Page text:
Weekly Reader: The History of Yiddish Education

For many of us, learning Yiddish is a lifelong endeavor. Whether it’s truly your mame-loshn or, like me, you studied it as an adult, there’s always room for improvement. Fortunately, there are many resources that can help. Personally, my study of Yiddish consists mainly of reading, although I try to take advantage of conversation opportunities when I can. One of the most useful things, I’ve found, listening to the recordings in our Frances Brandt Online Yiddish Audio Library—hearing talks and lectures by the many erudite speakers featured in that collection is a great way to improve my comprehension and reinforce the vocabulary I’ve picked up from books. If you want something more structured, though, you can also take a class. Right now registration is open for the Bossie Dubowick YiddishSchool, a week of Yiddish-language learning happening April 7–12 here at the Center in Amherst. Designed for beginner and intermediate students, YiddishSchool includes over thirteen hours of language classes, catered meals, a musical performance, a film screening, and other cultural activities. To learn more about YiddishSchool, you can listen to this podcast episode with teacher Sonia Bloom and student Judith Liskin-Gasparro. And if you want to improve your Yiddish, there’s no better time than right now. 

Ezra Glinter, Senior Staff Writer and Editor 

A New Text

In Eynem book cover

Learning a language usually means using a textbook, and Yiddish is no different. Over the years many such books have been produced, aimed at students of various ages and levels. In 2020, the Yiddish Book Center released its own revolutionary Yiddish textbook, In eynem, which received a Textbook Excellence Award from the Textbook and Academic Authors Association. In this podcast episode Asya Vaisman Schulman, director of the Yiddish Book Center’s Yiddish Language Institute, talks about the communicative approach to language learning, the role of the illustrated characters that are central to In eynem, and the companion website and multimedia resources that are part of the two-volume textbook.  


Listen to a podcast episode with Asya Vaisman Schulman 


Learn more about In eynem 

Teach Yourself Chess

A black and white illustration of a chess board

While Yiddish textbooks are usually textbooks about Yiddish, there have also been textbooks in Yiddish, about other subjects. One of the more interesting examples I came across was this book about chess, published in Warsaw in 1917. 


Read the first Yiddish chess textbook

Prolific Pedagogue

A man with glasses sits outside with a young boy and girl on his lap

Solomon Simon was a prolific writer, educator, the author of more than thirty books, and a leading figure of the Sholem Aleichem Folk Institute, a Jewish cultural organization that operated Yiddish secular schools for children. Unlike many of his Yiddishist peers, however, Simon had a positive attitude toward religion. In an era when other Yiddish children’s writers tended to avoid the subject, his children’s stories depicted traditional religious life in positive ways. As part of the Yiddish Book Center’s Wexler Oral History Project, many of Solomon Simon’s descendants recalled their zeyde (grandfather) in their filmed oral history interviews.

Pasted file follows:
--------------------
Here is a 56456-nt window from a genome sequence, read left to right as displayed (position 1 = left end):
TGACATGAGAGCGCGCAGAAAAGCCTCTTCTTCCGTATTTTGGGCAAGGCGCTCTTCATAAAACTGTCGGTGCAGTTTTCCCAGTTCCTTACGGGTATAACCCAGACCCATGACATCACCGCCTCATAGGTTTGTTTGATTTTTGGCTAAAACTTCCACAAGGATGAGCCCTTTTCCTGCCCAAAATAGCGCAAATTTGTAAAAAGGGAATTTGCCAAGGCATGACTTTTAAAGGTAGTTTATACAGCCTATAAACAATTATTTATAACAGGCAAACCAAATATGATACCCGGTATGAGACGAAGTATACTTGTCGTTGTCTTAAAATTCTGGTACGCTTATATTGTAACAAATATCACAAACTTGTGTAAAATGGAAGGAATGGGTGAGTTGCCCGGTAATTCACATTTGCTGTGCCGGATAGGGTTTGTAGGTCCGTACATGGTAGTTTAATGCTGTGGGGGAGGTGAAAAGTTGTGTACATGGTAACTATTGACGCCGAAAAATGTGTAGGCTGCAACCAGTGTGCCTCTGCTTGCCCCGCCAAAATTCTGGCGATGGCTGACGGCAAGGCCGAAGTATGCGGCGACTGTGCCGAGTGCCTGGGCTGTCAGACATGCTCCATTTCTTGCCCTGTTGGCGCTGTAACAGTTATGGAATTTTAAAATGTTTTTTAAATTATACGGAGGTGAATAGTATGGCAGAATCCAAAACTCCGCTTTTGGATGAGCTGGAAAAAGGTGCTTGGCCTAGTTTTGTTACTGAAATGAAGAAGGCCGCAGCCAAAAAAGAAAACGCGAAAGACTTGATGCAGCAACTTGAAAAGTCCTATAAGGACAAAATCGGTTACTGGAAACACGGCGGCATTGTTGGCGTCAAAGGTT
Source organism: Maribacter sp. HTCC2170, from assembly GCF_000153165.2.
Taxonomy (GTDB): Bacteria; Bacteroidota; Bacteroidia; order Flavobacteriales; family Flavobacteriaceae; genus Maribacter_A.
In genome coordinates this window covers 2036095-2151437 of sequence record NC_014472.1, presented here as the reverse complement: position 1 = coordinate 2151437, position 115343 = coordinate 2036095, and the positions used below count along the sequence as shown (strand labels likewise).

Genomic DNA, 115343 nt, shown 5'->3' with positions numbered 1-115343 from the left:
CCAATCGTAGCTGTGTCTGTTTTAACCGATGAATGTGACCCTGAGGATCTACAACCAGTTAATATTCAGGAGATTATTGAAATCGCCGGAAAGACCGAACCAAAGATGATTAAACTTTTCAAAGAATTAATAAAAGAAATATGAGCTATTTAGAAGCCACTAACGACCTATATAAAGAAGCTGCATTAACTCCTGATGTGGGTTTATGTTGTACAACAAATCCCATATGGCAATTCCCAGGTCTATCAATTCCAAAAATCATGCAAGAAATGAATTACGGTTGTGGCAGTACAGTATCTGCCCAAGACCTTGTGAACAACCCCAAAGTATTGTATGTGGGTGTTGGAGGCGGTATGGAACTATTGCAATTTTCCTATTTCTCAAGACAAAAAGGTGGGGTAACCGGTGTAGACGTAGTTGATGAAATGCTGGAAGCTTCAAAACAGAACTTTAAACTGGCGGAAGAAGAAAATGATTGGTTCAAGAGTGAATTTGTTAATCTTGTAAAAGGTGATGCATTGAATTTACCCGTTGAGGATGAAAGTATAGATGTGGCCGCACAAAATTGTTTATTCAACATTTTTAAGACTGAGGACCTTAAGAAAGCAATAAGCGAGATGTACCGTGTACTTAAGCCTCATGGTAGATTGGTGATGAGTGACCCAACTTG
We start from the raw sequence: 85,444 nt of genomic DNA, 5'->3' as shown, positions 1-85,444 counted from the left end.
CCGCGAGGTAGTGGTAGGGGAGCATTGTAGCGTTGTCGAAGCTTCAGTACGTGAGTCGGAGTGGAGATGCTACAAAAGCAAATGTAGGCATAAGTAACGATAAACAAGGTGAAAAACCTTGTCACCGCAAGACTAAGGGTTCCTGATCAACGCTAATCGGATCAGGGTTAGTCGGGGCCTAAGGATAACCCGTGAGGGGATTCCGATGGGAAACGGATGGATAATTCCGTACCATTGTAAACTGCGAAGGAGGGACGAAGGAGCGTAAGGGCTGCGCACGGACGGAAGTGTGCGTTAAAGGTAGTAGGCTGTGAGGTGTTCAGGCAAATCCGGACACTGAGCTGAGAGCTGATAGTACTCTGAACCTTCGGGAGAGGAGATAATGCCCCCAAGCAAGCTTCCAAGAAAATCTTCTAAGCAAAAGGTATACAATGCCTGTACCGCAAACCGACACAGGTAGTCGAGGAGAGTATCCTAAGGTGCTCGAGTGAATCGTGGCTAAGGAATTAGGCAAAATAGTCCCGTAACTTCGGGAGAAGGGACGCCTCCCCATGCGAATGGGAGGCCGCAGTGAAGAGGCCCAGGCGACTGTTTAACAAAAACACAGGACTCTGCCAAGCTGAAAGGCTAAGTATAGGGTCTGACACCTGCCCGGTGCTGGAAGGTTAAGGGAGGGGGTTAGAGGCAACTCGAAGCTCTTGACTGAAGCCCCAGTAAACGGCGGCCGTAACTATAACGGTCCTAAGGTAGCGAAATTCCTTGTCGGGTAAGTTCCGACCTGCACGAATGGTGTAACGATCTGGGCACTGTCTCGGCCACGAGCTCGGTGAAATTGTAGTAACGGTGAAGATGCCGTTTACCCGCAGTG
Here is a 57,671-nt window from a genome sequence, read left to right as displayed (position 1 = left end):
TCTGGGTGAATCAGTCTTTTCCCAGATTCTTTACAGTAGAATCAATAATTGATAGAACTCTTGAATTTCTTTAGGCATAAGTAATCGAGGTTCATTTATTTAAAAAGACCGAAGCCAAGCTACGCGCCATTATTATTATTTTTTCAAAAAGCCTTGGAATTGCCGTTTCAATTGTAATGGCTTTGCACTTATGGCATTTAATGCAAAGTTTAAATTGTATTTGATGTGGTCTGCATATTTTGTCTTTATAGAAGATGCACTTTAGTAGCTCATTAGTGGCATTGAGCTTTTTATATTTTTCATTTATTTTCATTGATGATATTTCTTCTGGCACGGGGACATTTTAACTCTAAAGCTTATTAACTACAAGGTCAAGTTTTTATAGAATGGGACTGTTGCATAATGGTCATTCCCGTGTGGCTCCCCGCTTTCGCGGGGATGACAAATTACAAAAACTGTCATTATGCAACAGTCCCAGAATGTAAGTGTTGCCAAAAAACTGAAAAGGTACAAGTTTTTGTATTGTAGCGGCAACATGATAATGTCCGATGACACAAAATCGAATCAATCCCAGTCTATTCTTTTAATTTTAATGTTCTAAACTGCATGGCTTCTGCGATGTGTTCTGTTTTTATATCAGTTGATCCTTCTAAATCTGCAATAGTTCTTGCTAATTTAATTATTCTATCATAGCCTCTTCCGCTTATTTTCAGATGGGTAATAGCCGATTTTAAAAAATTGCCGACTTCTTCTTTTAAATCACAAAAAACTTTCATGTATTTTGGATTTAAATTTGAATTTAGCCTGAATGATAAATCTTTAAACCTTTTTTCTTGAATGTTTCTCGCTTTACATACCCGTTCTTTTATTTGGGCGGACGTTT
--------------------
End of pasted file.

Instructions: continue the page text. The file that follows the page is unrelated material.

Learn about Yiddish pedagogue Solomon Simon 

Organizing Education

A man with glasses sits in an interview

These days there are plenty of Yiddish-language classes you can take, including our own. But Yiddish pedagogy is hardly a new endeavor. The high point for Yiddish secular education was probably the Di Tsentrale Yidishe Shul-Organizatsye (Central Yiddish School Organization), or TSYSHO, which sought to create a network of secular Yiddish schools throughout interwar Poland. At its peak in the late 1920s, TSYSHO maintained 219 institutions with 24,000 students spread across 100 locations. These included 46 kindergartens, 114 elementary schools, 6 high schools, 52 evening schools, and a pedagogical institute in Vilna. Moshe Shklar, a Yiddish poet born in Poland, describes his memories of that interwar Jewish educational system. 

Watch an oral history interview with Moshe Shklar 

Children's Library

Yiddish text surrounded by illustrated children's book characters

When we think of Yiddish educational materials, we often think of books for children, and for good reason. Children’s literature was a thriving subset of Yiddish publishing. Many major Yiddish writers tried their hands at children’s stories, as well as translating classic works by Hans Christian Andersen, Mark Twain, and Rudyard Kipling, among others. The Yiddish school movement produced primers, anthologies, abridged editions of classic Yiddish novels, and new works for children by leading Yiddish writers and educators. Many of the books were beautifully illustrated by important artists including Nota Koslowsky, Aaron Goodelman, and Zuni Maud. Our Noah Cotsen Library of Yiddish Children’s Literature gathers about 800 such titles, most of which are quite rare. 

Visit the Noah Cotsen Library of Yiddish Children’s Literature